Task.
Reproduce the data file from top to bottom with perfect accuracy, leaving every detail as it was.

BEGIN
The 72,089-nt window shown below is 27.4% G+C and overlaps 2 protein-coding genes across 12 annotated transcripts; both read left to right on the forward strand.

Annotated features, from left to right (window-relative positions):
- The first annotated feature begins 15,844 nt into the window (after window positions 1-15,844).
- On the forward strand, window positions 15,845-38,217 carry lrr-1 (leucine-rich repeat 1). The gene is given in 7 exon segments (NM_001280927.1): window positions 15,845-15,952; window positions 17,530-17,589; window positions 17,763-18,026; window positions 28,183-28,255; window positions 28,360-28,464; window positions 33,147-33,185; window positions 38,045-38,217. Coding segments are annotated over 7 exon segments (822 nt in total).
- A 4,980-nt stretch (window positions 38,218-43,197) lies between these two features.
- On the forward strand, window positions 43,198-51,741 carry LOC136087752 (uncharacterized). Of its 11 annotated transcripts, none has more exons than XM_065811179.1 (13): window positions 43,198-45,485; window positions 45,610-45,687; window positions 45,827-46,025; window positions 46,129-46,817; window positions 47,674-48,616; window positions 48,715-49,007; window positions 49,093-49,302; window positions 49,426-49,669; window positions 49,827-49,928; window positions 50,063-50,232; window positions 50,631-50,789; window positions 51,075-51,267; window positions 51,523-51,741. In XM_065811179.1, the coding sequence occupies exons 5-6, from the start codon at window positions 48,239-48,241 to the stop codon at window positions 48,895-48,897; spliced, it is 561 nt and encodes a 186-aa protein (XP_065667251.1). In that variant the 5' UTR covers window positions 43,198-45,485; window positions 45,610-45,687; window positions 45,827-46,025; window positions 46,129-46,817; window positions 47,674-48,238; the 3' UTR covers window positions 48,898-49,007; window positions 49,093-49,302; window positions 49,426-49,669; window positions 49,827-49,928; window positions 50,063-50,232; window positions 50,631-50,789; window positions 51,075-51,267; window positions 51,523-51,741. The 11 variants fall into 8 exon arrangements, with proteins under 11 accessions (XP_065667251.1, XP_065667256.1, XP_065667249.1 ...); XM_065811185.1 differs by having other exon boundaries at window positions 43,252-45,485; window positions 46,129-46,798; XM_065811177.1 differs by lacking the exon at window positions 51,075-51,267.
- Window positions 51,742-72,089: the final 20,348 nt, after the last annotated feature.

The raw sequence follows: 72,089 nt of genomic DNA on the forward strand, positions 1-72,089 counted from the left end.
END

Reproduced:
The 72,089-nt window shown below is 27.4% G+C and overlaps 2 protein-coding genes across 12 annotated transcripts; both read left to right on the forward strand.

Annotated features, from left to right (window-relative positions):
- The first annotated feature begins 15,844 nt into the window (after window positions 1-15,844).
- On the forward strand, window positions 15,845-38,217 carry lrr-1 (leucine-rich repeat 1). The gene is given in 7 exon segments (NM_001280927.1): window positions 15,845-15,952; window positions 17,530-17,589; window positions 17,763-18,026; window positions 28,183-28,255; window positions 28,360-28,464; window positions 33,147-33,185; window positions 38,045-38,217. Coding segments are annotated over 7 exon segments (822 nt in total).
- A 4,980-nt stretch (window positions 38,218-43,197) lies between these two features.
- On the forward strand, window positions 43,198-51,741 carry LOC136087752 (uncharacterized). Of its 11 annotated transcripts, none has more exons than XM_065811179.1 (13): window positions 43,198-45,485; window positions 45,610-45,687; window positions 45,827-46,025; window positions 46,129-46,817; window positions 47,674-48,616; window positions 48,715-49,007; window positions 49,093-49,302; window positions 49,426-49,669; window positions 49,827-49,928; window positions 50,063-50,232; window positions 50,631-50,789; window positions 51,075-51,267; window positions 51,523-51,741. In XM_065811179.1, the coding sequence occupies exons 5-6, from the start codon at window positions 48,239-48,241 to the stop codon at window positions 48,895-48,897; spliced, it is 561 nt and encodes a 186-aa protein (XP_065667251.1). In that variant the 5' UTR covers window positions 43,198-45,485; window positions 45,610-45,687; window positions 45,827-46,025; window positions 46,129-46,817; window positions 47,674-48,238; the 3' UTR covers window positions 48,898-49,007; window positions 49,093-49,302; window positions 49,426-49,669; window positions 49,827-49,928; window positions 50,063-50,232; window positions 50,631-50,789; window positions 51,075-51,267; window positions 51,523-51,741. The 11 variants fall into 8 exon arrangements, with proteins under 11 accessions (XP_065667251.1, XP_065667256.1, XP_065667249.1 ...); XM_065811185.1 differs by having other exon boundaries at window positions 43,252-45,485; window positions 46,129-46,798; XM_065811177.1 differs by lacking the exon at window positions 51,075-51,267.
- Window positions 51,742-72,089: the final 20,348 nt, after the last annotated feature.

The raw sequence follows: 72,089 nt of genomic DNA on the forward strand, positions 1-72,089 counted from the left end.